Universal Studios Florida References Only Gen X (or Older Millennials) Will Understand

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Take a trip with us down the Universal Studios Florida memory lane

A visit to Universal Studios Florida is filled with the magic of modern attractions, immersive thematic elements, and beloved characters. But for those of us who grew up in the 80s and 90s, there are nostalgic memories of the attractions and experiences that were found in the park’s earlier days that only Gen X and older millennials will truly appreciate. While I frequent Universal Orlando Resort frequently (and love every minute of it!), I often find myself longing to once again experience some of the now-retired attractions that were found in the park during my very first visit back in the 90’s. Let’s take a nostalgic trip down memory lane and revisit some of the iconic, now-retired attractions from Universal Studios Florida that once defined the park.

Related: Beyond the Movies at Universal Orlando’s DreamWorks Land

back to the future universal studios florida

Back to the Future: The Ride

Based on the beloved film trilogy, Back to the Future: The Ride was a groundbreaking simulator that took guests on a thrilling journey through time in a DeLorean. Opening in 1991, the ride featured state-of-the-art technology for its time and captured the imagination of many fans. Sadly, it closed in 2007 and was replaced by The Simpsons Ride. Those who experienced it still fondly remember the excitement of chasing Biff Tannen through the power of 1.21 gigawatts.


One of the original attractions when Universal Studios Florida opened in 1990, Kongfrontation was a must-see for many visitors. Guests boarded a Roosevelt Island tram and found themselves in the midst of a harrowing encounter with King Kong in New York City. The life-sized animatronic Kong was both awe-inspiring and terrifying, leaving a lasting impression on anyone who experienced the attraction. It closed in 2002 to make way for the Revenge of the Mummy ride. While we LOVE The Mummy, we do long for this OG Kong experience.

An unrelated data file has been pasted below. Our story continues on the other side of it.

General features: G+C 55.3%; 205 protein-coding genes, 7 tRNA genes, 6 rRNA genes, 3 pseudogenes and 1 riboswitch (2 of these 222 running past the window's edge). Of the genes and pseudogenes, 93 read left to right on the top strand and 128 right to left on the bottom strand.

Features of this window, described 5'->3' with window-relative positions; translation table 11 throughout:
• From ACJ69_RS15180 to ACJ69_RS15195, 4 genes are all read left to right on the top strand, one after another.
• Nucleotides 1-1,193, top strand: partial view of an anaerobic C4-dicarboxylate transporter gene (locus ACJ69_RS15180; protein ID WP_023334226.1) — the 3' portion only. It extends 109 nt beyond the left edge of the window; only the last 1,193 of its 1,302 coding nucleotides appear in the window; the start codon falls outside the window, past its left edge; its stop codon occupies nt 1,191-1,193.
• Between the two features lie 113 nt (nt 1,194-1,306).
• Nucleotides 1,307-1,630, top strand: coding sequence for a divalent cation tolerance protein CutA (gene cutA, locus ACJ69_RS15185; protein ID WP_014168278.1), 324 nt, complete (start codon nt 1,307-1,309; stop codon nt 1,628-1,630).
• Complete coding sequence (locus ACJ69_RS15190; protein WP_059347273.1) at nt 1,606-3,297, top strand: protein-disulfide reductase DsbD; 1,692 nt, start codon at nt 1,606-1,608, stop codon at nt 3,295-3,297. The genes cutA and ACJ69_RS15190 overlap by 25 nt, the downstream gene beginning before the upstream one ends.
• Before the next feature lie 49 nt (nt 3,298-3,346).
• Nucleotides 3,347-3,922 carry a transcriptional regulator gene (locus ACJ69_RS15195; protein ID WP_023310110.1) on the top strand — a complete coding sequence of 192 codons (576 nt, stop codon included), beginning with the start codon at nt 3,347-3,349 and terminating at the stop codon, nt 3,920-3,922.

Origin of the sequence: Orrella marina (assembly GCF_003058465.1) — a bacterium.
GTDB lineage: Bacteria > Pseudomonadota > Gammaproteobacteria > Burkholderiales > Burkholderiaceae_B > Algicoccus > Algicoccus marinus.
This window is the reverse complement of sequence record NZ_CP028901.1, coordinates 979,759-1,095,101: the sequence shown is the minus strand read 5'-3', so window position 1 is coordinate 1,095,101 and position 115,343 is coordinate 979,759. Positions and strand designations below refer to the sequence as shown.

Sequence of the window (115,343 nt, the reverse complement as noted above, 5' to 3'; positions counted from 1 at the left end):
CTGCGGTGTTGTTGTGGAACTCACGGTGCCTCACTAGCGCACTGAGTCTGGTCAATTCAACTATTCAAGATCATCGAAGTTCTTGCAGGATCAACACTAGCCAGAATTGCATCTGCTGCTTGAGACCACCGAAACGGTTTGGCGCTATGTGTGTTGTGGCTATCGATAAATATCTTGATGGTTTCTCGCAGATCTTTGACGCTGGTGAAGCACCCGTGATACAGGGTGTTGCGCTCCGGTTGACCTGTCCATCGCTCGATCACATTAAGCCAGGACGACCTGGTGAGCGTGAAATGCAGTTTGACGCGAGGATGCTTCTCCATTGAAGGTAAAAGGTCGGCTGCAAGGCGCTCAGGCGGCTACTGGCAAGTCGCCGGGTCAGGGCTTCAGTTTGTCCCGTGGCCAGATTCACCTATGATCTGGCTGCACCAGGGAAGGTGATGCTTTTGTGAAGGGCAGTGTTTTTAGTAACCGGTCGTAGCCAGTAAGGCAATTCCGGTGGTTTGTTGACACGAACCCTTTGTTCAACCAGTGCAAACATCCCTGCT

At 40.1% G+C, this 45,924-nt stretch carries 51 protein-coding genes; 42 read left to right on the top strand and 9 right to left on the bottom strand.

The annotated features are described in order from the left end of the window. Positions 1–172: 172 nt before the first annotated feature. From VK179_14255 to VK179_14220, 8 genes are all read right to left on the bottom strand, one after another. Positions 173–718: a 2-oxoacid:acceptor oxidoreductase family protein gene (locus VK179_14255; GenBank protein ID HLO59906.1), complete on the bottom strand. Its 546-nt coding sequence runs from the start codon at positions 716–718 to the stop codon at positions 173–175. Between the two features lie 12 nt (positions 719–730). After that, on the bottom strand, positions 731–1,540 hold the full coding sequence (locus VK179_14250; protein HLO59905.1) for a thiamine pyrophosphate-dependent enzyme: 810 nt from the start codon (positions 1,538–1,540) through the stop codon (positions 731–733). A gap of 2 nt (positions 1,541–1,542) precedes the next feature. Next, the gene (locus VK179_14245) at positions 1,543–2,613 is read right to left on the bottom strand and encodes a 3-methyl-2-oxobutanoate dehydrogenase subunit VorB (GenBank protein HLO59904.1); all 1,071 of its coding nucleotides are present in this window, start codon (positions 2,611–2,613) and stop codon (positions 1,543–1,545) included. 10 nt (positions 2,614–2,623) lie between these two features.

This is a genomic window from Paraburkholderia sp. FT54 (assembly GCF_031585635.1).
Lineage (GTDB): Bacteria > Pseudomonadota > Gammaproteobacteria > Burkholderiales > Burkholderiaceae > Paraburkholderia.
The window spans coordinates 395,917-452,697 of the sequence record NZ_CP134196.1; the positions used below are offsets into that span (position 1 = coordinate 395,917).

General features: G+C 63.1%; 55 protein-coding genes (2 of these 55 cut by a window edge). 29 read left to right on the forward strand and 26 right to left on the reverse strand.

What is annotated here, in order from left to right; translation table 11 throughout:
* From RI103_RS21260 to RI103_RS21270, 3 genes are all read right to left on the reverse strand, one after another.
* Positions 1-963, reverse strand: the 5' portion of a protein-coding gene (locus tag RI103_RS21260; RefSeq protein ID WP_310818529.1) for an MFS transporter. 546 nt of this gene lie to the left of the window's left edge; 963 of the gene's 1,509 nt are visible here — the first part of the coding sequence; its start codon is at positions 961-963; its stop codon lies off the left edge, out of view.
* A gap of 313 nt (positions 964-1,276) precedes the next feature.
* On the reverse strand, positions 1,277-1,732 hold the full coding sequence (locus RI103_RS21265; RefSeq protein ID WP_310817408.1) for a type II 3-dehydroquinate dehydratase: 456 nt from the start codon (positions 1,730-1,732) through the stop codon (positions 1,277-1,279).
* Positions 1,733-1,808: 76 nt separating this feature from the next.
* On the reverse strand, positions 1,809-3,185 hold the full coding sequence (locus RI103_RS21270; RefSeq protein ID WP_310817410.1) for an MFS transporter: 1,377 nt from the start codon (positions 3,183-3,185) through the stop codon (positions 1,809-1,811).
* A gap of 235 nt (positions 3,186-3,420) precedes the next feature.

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Nothing quite compared to the thrill of the Jaws ride. Opening with the park in 1990, this attraction allowed guests to board a boat tour of Amity Island, only to be confronted by the great white shark himself. The suspenseful and immersive experience, complete with animatronic sharks and explosive special effects, was a staple for visitors until its closure in 2012. Today, Harry Potter fans enjoy the area that once hosted Jaws, but fans of the now-closed attraction can still pose for a photo with the shark that still hangs near the Transformers attraction.

The Funtastic World of Hanna-Barbera

This motion simulator ride, which opened in 1990, was a tribute to the classic Hanna-Barbera cartoons. Featuring characters like Yogi Bear, The Flintstones, and Scooby-Doo, it was a hit among families and fans of the iconic animation studio. The attraction took guests on a wild chase through various cartoon worlds, bringing childhood favorites to life. It closed in 2002 and was eventually replaced by Jimmy Neutron’s Nicktoon Blast and later Despicable Me Minion Mayhem.

Related: Universal Orlando Releases New Halloween Horror Nights Teaser Trailer

earthquake the big one

Earthquake: The Big One

Simulating a catastrophic earthquake, this attraction opened with the park in 1990 and thrilled guests with its realistic effects and dramatic scenarios. Visitors experienced a simulated 8.3-magnitude earthquake while riding a BART train through a San Francisco subway station. In 2008, the ride was reimagined as Disaster!: A Major Motion Picture Ride…Starring You!, which eventually closed in 2015 to make way for Fast & Furious: Supercharged.

Nickelodeon Studios

For many kids growing up in the 90s, Nickelodeon Studios at Universal Studios Florida was a dream come true. Opening in 1990, it was the place where many popular Nickelodeon shows were filmed, including “Double Dare,” “Clarissa Explains It All,” and “All That.” Guests could take a tour of the studio, see live tapings, and even get slimed. The studio closed in 2005, and its space was eventually transformed into the Blue Man Group Sharp Aquos Theatre, with the Blue Man Group show eventually closing in 2021. Nickelodeon Studios was a real-life production facility, producing over 2,000 episodes of programming!

Were you able to experience any of these attractions at Universal Studios Florida before they closed? If so, which one would you bring back if given the choice? Leave us a comment to let us know!

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